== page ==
Social media, news, and TV programmes are helping more accurately depict serious mental health disorders including bipolar disorder (eg. “Homeland” and “Shameless”). However, there are still many myths and misconceptions when it comes to truly understanding them. To mark Bipolar Awareness Day, we bring you some fact vs. fiction statements which can help you learn what the symptoms look like and help us help those who need our support.
We all have ups and downs in our moods, but with bipolar disorder these can be severe and debilitating due to the extreme highs of mania and the deep lows of depression. These cyclical episodes can last days, weeks, or even months.
Bipolar disorder is difficult to diagnose and can often get overlooked or confused with other mental illnesses such as Emotionally Unstable, Borderline Personality, or ADHD. Research shows that Bipolar disorder symptoms are likely to worsen without treatment.
FACT: Not all people have the same symptoms.
Not all bipolar people are the same. They experience different symptoms, at different severities, each with their own complexities.
There are three types of the disease: the most commonly diagnosed are bipolar I and II.
Bipolar I disorder involves periods of severe mania and depression. Bipolar II disorder involves less severe “hypomanic episodes” but can still have periods of severe depression. A smaller percentage of bipolar people will experience what is called rapid cycling, where they have numerous mood episodes a year.
FICTION: Bipolar people are always manic, and then depressed.
People with bipolar disorder experience mood changes that last several weeks. They can also have long or short periods of a balanced mood, called euthymia.
FACT: Bipolar people can have successful employment experiences.
Many well known professors, scientists and entertainers are bipolar. People with the disorder who have successful treatment are able to hold down a job, although some also have to work hard to monitor their thoughts and moods. Work can give any person a sense of structure in their lives, reduce depression and increase their confidence.
FICTION: Manic periods are productive.
Periods of hypomania or early periods of mania can feel productive because the person feels hyper confident, alert, and capable. However, without treatment a person can lose control of their thoughts and actions. At worst, people even lose touch with reality.
Mania is also associated with increased irritability, irrational anger and behaviours, and an inability to sleep. This can exacerbate negative symptoms and decrease productivity.
FACT: The exact cause of Bipolar is unknown.
The exact cause of bipolar disorder isn’t known, but research suggests a combination of genetics, environment, brain structure and diet may play a role.
FICTION: Medication is the only treatment option for Bipolar Disorder.
While antidepressant and mood stabilising medication is definitely helpful and an important tool in treating bipolar disorder, diet, exercise, proper sleep and psychotherapy can also help keep mild symptoms at bay.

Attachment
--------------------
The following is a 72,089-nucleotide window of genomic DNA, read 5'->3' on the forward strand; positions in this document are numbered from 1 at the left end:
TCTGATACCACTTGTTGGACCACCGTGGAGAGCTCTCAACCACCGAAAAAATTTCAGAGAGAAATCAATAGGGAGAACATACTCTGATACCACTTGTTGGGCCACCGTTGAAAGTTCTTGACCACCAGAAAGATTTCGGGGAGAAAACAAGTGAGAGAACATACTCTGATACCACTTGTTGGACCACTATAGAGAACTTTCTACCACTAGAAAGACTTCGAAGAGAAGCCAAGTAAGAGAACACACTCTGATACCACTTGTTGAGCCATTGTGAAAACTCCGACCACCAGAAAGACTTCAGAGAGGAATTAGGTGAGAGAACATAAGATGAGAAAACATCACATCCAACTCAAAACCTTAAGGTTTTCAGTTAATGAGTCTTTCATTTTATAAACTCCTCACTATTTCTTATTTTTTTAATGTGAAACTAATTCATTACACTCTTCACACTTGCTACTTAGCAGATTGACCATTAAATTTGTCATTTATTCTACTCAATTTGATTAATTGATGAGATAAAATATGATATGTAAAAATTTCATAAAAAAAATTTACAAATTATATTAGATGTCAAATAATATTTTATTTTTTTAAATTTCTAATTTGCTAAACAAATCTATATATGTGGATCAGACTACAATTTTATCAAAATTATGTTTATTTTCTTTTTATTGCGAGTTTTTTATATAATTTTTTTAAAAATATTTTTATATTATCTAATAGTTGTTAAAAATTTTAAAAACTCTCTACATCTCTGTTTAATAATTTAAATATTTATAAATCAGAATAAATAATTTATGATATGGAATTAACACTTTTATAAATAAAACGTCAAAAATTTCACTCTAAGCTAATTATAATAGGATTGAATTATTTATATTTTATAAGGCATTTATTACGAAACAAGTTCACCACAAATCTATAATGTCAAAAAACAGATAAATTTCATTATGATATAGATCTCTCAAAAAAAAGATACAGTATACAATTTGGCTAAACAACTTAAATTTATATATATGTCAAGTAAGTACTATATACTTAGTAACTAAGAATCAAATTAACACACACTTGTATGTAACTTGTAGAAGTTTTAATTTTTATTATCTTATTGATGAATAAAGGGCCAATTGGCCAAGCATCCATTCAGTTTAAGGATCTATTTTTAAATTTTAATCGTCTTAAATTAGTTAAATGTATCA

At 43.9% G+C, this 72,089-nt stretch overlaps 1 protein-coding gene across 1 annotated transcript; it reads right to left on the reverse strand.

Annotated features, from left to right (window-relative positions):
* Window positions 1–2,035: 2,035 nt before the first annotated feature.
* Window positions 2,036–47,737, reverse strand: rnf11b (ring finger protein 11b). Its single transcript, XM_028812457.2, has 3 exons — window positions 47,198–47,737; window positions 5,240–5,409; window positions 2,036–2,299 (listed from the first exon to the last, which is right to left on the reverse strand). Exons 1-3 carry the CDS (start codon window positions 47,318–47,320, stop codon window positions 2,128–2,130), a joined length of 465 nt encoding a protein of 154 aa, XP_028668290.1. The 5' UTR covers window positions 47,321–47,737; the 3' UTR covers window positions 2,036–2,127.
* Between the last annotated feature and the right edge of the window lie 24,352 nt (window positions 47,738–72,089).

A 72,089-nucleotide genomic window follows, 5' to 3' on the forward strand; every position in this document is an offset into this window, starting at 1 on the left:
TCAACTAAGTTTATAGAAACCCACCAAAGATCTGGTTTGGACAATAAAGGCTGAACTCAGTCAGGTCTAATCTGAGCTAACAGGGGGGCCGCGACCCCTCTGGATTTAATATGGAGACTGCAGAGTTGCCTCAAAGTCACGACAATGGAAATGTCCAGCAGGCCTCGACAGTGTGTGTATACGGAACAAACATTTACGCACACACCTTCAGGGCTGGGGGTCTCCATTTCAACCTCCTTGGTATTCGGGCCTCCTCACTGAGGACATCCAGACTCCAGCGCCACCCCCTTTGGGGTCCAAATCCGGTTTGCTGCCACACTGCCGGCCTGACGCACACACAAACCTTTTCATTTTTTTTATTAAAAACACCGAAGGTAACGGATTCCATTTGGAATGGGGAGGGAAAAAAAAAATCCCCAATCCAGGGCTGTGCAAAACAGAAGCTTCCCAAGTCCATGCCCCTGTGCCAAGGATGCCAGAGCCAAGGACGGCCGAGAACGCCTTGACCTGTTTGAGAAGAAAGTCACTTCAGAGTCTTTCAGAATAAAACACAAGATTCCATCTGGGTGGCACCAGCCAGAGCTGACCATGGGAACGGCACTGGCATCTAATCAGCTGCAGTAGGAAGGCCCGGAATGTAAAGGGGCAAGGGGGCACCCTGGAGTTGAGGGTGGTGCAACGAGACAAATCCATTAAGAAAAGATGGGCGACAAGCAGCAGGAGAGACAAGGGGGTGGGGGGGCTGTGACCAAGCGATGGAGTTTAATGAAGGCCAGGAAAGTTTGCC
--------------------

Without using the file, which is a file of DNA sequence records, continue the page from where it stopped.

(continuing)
With more severe conditions, medications are usually recommended as one of the tools to use amongst others.
FACT: Talking therapies can help.
Psychotherapies, such as Cognitive Behavioural Therapy, Interpersonal Therapy and Couples Therapy and sessions with a psychiatrist, psychologist or psychotherapist can help those with bipolar disorder work on relationship difficulties, learn how to process negative thinking, learn about personal triggers and how to avoid and navigate through them.
FICTION: Support groups won’t help.
It’s known that Bipolar people can struggle with friendships and other relationships when their condition is unstable. This can be due to lack of understanding of others about the condition. Therefore, speaking with others who have bipolar can help provide a place to share experiences, discuss coping skills and offer hope. Click here to find a local support group.
FACT: Bipolar disorder is linked to suicide.
The depressive phase of bipolar disorder is often very severe, and suicide is a major risk factor. In fact, those with a bipolar disorder and other psychiatric illnesses are at a greater risk for suicide if they are not getting proper treatment.
If you, or someone you know is suicidal, seek help immediately from a health care professional or find a list of crisis support and suicide prevention lines here.
If you are struggling with bi-polar disorder, or affected by someone with it, we have therapists at InsideOut with expertise in the training mentioned, who can support you via 1-2-1 sessions. Please know that you are never alone. If you already have a subscription, you can book these via the app, or get in touch if you would like any additional information: [email protected]
Author: Dr Becky Lunson Southall – Chief Therapist at InsideOut
- Lam, D. H., Jones, S. H., Hayward, P., & Bright, J. A. (1999). Cognitive therapy for bipolar disorder: A therapist’s guide to concepts, methods, and practice. Malden, MA: Wiley.
- Otto, M. W., Reilly-Harrington, N. A., Kogan, J. N., Henin, A., Knauz, R. O., & Sachs, G. S. (2009). Managing bipolar disorder: A cognitive-behavioral approach—therapist guide. New York: Oxford University Press.
- Swartz, H. A., & Swanson, J. (2014). Psychotherapy for bipolar disorder in adults: A review of the evidence. Focus, 12(3), 251–266